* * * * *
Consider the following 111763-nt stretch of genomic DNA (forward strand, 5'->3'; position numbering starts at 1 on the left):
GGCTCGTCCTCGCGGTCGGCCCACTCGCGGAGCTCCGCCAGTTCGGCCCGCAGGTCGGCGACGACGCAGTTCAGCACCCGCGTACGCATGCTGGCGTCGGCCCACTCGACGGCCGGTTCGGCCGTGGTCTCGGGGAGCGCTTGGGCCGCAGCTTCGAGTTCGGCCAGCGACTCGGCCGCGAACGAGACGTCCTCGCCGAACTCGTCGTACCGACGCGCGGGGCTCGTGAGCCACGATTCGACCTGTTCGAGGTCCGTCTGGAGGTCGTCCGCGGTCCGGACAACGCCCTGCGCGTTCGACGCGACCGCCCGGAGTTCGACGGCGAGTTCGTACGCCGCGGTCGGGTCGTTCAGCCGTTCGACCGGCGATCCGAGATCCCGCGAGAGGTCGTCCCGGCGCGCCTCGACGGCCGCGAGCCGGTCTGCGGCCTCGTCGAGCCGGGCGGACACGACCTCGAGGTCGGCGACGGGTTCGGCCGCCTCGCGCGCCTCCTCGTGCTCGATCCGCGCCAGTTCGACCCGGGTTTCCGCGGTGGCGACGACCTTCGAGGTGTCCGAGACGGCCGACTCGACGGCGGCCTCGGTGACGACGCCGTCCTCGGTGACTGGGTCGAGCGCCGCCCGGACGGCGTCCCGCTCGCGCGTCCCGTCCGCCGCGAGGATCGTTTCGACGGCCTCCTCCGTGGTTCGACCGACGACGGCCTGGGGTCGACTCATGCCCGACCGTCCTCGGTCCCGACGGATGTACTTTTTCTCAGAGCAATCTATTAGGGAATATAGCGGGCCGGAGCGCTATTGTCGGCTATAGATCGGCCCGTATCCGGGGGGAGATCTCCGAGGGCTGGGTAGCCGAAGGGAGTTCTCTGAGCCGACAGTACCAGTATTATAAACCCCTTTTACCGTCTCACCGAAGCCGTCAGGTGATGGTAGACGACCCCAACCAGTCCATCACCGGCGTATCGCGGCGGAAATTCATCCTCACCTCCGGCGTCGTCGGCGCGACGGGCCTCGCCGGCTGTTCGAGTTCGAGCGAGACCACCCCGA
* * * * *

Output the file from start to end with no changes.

Consider the following 111763-nt stretch of genomic DNA (forward strand, 5'->3'; position numbering starts at 1 on the left):
GGCTCGTCCTCGCGGTCGGCCCACTCGCGGAGCTCCGCCAGTTCGGCCCGCAGGTCGGCGACGACGCAGTTCAGCACCCGCGTACGCATGCTGGCGTCGGCCCACTCGACGGCCGGTTCGGCCGTGGTCTCGGGGAGCGCTTGGGCCGCAGCTTCGAGTTCGGCCAGCGACTCGGCCGCGAACGAGACGTCCTCGCCGAACTCGTCGTACCGACGCGCGGGGCTCGTGAGCCACGATTCGACCTGTTCGAGGTCCGTCTGGAGGTCGTCCGCGGTCCGGACAACGCCCTGCGCGTTCGACGCGACCGCCCGGAGTTCGACGGCGAGTTCGTACGCCGCGGTCGGGTCGTTCAGCCGTTCGACCGGCGATCCGAGATCCCGCGAGAGGTCGTCCCGGCGCGCCTCGACGGCCGCGAGCCGGTCTGCGGCCTCGTCGAGCCGGGCGGACACGACCTCGAGGTCGGCGACGGGTTCGGCCGCCTCGCGCGCCTCCTCGTGCTCGATCCGCGCCAGTTCGACCCGGGTTTCCGCGGTGGCGACGACCTTCGAGGTGTCCGAGACGGCCGACTCGACGGCGGCCTCGGTGACGACGCCGTCCTCGGTGACTGGGTCGAGCGCCGCCCGGACGGCGTCCCGCTCGCGCGTCCCGTCCGCCGCGAGGATCGTTTCGACGGCCTCCTCCGTGGTTCGACCGACGACGGCCTGGGGTCGACTCATGCCCGACCGTCCTCGGTCCCGACGGATGTACTTTTTCTCAGAGCAATCTATTAGGGAATATAGCGGGCCGGAGCGCTATTGTCGGCTATAGATCGGCCCGTATCCGGGGGGAGATCTCCGAGGGCTGGGTAGCCGAAGGGAGTTCTCTGAGCCGACAGTACCAGTATTATAAACCCCTTTTACCGTCTCACCGAAGCCGTCAGGTGATGGTAGACGACCCCAACCAGTCCATCACCGGCGTATCGCGGCGGAAATTCATCCTCACCTCCGGCGTCGTCGGCGCGACGGGCCTCGCCGGCTGTTCGAGTTCGAGCGAGACCACCCCGA